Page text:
Preservation and Diversification of Heirloom and Antique Apple Varieties in Southern Ohio

2013 Annual Report for FNC12-865

Project Type: Farmer/Rancher
Funds awarded in 2012: $4,395.00
Projected End Date: 12/31/2013
Region: North Central
State: Ohio
Project Coordinator:
Jo Huff
Hillgate Farm

Preservation and Diversification of Heirloom and Antique Apple Varieties in Southern Ohio



2013 January – February – March:

Scion collection began with apple trees found around the county (with owner’s permission) and the farm owner’s property. Grafting is a difficult task and requires skill and practice. During our research and practice, we have found that fruit trees can be grafted at different times of year, depending on the technique. The whip-and-tongue grafting is performed in late winter or early spring. Chip budding and T-budding can be carried out from mid-summer into early autumn and we are trying our hand with different techniques.


We have expanded the rooting pots on heirloom trees on the farm owner’s property, primarily so they can be monitored more closely. Only a few pots have been used on trees elsewhere in the county.


The actual number of trees found has been fewer than expected and a great deal of time has been spent attempting to locate known heirloom apple trees.


2013 March – June:

Rooter pots are utilized on specific trees. Additional pots were ordered to place on more trees.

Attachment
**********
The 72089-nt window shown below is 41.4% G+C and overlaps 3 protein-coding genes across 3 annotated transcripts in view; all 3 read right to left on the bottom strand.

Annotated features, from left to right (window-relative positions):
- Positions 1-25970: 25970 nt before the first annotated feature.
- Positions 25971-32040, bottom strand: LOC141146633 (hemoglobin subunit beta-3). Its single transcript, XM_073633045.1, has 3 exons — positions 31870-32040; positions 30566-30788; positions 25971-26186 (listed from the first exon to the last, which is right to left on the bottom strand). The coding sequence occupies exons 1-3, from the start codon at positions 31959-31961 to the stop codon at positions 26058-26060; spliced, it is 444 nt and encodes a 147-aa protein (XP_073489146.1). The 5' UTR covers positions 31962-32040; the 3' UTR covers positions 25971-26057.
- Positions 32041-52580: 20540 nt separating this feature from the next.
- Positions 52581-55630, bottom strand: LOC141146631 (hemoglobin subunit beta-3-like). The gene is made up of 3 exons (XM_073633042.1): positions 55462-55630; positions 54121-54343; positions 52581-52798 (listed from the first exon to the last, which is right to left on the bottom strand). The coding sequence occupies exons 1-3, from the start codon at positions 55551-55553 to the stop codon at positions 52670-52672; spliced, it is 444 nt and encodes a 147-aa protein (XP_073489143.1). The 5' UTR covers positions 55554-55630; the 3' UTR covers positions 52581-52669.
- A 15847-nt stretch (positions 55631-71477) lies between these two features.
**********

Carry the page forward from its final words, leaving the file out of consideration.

OUS student continues work on a website for Hillgate Farm of which the apple research will be displayed along with farm information.



Although the grant is focused on ‘finding and preserving’ older apple tree varieties located in the county, it is of the utmost importance that we do not damage the existing trees and that we perfect our own skills of grafting/propagation in the process. The location of the trees alone provides an added inventory not previously known that can be built upon in years to come.


2013 July — August:

Tree identification continues. Maintenance occurs for successfully planted scions and rooting pot trees.



2014 January – April:

Evaluation of the project.

A no-cost extension was requested and approved due to a number of circumstances:

1) We had a limited number of research students gathering information,

2) There was considerably more time involved than we had initially estimated in attempting to contact landowners, getting permissions and locating apple trees that are now growing in overgrown conditions,

3) We wanted to collect more scions than have been identified so far,

4) One of the last remaining viable orchard’s in Lawrence County was put on the Real Estate market for sale after the death of the owner and we have been unable to contact family members for permission to collect scions from the older trees before the area is developed,

5) We were contacted by a resident of Jackson County Ohio who has the same interest in trying to save or collect heirloom/antique apple trees in the Jackson County area and we would like more time to explore a mutual partnership with this apple enthusiast and farm owner, and lastly,
6) We want our final report to be usable and comprehensive and feel more time to collect additional information can only enhance the final report.



  • Published quarterly newsletters
  • Press release
  • Interviews and site visits with property owners
  • Student currently working on new website



Dr. Robert Culp

[email protected]
Ohio University Nature Center
Liberty Avenue
Ironton, OH 45638
Office Phone: 7405334563
Adam Wilson

[email protected]
Ohio University Nature Center
Liberty Avenue
Ironton, OH 45638
Office Phone: 3045334563